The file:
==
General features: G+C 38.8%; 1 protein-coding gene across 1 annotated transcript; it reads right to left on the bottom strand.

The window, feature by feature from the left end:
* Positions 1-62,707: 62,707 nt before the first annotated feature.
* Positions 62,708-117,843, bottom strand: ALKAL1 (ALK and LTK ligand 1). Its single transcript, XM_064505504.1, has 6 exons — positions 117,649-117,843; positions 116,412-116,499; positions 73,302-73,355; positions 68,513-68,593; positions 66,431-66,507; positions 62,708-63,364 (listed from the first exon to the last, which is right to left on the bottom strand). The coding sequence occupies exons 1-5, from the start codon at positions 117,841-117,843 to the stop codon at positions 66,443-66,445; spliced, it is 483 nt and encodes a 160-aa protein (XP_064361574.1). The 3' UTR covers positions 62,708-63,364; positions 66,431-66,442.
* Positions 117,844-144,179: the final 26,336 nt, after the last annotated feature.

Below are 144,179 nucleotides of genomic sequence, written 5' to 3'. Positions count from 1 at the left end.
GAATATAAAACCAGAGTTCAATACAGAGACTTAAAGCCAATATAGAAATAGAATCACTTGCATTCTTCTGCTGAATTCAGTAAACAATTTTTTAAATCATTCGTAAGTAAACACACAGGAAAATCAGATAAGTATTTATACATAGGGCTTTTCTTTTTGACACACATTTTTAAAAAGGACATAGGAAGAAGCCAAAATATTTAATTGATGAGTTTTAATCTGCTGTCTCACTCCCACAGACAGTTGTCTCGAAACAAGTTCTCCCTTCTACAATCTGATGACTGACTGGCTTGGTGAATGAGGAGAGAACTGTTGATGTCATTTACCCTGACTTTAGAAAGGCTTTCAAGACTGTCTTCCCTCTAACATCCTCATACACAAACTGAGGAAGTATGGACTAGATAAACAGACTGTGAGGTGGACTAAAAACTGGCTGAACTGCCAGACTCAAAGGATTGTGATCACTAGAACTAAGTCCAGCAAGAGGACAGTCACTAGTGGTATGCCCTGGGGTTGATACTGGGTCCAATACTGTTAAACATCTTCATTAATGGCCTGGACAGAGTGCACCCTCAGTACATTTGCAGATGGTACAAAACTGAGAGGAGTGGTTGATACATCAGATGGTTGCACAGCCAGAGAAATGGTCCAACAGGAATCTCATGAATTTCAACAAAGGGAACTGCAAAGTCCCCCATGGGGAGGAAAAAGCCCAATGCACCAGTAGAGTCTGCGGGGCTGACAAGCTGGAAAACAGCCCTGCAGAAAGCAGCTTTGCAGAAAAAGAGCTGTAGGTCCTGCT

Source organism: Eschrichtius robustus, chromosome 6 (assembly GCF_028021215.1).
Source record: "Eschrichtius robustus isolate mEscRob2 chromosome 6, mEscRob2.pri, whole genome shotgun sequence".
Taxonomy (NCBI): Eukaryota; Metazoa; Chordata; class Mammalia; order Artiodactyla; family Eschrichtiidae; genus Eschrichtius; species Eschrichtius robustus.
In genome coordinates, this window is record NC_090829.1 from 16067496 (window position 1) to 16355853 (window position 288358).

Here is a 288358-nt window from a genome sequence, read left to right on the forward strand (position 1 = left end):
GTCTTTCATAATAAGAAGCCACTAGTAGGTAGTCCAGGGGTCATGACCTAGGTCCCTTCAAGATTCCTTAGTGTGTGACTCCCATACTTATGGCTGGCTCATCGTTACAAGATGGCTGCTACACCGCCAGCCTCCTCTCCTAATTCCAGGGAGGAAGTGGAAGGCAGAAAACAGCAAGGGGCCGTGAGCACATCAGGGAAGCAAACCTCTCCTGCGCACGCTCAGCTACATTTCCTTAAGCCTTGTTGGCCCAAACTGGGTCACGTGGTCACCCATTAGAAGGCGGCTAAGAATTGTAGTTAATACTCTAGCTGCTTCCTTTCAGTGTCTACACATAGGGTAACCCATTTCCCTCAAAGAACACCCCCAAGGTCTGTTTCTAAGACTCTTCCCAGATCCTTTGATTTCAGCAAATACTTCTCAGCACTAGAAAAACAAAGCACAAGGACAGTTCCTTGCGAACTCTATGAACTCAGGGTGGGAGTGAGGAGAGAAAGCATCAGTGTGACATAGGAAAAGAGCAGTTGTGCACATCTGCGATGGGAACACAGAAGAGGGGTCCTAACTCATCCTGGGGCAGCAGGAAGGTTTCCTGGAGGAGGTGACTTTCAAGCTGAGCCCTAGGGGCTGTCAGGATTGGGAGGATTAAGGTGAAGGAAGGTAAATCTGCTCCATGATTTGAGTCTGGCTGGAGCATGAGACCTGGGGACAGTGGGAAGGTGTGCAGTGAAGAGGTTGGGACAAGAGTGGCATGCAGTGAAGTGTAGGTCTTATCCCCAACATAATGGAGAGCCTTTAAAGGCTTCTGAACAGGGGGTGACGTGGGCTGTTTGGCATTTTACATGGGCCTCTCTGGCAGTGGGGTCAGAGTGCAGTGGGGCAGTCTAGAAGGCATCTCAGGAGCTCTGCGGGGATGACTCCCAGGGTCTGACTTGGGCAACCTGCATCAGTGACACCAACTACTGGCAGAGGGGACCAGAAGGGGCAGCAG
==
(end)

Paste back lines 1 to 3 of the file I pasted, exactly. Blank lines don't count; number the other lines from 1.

General features: G+C 38.8%; 1 protein-coding gene across 1 annotated transcript; it reads right to left on the bottom strand.

The window, feature by feature from the left end:
* Positions 1-62,707: 62,707 nt before the first annotated feature.